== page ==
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This film sneaks the meaning of life into a fascinating story.
Ikiru (To Live) gets my vote for movie of the century. If you can tolerate an older, slow-paced B&W film with subtitles, give it a try. It's set in urban Japan, around 1950, so it's less "foreign" than some other Japanese films made around that time. I've seen it in several video rental stores over the years, both dubbed and subtitled.
In order not to spoil the plot, let's just say that as a result of a series of events, a bureaucrat approaching retirement age realizes that his life to date hasn't amounted to much, and, given an opportunity to reflect, tries to do something about it. Then, just as you find yourself thinking "Gee, that sure was a short, sweet movie!" there is the bonus of a long and fascinating denouement. As movies go, it's a two-fer.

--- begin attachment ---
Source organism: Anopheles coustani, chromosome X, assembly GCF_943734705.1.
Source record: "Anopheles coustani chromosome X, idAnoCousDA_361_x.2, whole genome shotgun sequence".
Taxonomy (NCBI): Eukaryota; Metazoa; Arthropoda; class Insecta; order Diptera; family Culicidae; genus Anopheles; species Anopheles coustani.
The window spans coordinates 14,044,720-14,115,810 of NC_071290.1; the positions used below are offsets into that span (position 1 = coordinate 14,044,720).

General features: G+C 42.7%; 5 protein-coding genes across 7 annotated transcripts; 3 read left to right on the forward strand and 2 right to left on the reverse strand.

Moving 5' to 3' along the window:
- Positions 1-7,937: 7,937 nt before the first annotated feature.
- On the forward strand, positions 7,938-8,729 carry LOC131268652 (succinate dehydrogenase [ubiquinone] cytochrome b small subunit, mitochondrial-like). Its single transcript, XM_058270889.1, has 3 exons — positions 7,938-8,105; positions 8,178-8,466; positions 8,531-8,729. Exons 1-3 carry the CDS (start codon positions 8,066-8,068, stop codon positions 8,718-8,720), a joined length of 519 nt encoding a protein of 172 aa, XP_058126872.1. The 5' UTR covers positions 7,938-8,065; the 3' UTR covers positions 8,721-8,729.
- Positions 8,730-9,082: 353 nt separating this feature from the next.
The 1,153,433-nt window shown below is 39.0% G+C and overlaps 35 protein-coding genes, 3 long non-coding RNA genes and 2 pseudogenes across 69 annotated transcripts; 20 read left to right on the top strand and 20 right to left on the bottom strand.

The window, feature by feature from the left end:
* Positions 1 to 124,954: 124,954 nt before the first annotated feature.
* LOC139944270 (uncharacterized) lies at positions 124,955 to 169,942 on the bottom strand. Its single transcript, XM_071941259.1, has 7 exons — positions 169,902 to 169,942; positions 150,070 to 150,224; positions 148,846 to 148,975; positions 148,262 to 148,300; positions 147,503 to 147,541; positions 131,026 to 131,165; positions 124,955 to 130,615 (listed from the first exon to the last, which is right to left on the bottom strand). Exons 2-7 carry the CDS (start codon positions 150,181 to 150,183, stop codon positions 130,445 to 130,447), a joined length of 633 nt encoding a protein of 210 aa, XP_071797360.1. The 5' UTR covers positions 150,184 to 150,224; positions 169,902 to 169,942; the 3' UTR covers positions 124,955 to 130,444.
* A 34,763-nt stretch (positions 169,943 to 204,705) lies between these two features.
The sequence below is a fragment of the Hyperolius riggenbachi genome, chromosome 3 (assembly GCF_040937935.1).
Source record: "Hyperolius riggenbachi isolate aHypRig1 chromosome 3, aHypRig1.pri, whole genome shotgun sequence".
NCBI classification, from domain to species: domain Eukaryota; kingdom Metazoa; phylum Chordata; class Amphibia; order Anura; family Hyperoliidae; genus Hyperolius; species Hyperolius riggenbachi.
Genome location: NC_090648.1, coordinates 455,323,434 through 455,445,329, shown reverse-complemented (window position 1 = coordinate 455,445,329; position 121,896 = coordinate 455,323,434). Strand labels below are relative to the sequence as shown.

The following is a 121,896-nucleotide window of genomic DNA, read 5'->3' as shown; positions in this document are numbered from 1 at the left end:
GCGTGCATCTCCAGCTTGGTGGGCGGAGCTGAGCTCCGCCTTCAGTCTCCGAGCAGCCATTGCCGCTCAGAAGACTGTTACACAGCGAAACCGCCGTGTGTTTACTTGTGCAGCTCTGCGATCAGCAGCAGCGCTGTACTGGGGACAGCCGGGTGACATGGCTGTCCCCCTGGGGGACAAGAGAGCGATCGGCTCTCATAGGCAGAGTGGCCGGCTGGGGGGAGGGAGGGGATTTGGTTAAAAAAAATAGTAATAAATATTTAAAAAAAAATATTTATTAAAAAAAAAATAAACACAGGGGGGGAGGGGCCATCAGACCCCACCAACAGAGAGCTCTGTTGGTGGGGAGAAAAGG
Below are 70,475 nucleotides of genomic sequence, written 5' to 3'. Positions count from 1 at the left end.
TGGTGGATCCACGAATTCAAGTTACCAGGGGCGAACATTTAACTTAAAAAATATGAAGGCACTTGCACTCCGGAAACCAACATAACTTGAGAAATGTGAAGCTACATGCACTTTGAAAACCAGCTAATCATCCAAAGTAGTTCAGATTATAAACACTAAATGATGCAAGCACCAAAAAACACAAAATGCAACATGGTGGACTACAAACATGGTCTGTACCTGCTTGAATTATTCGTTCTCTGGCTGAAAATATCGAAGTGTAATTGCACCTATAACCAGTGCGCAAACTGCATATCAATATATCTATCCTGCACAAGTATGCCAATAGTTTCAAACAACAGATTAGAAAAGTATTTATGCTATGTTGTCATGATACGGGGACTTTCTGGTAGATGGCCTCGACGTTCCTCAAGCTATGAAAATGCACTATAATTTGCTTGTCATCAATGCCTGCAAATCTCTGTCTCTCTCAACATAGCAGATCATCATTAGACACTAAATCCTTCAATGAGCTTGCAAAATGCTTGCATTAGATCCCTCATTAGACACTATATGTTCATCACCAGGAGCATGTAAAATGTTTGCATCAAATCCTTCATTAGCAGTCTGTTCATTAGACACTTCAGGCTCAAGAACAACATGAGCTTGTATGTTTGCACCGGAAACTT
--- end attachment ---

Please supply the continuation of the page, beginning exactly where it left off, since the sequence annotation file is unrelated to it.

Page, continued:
Now I'm firmly in the camp of "keep your expectations under control and you'll have a better chance of enjoying the film." But, much as I believe that another Kurosawa film, Rashomon, illustrates human truth (one truth per person), I think Ikiru illustrates, in a wonderful story with no preaching, the meaning of human life: it's what we put into it.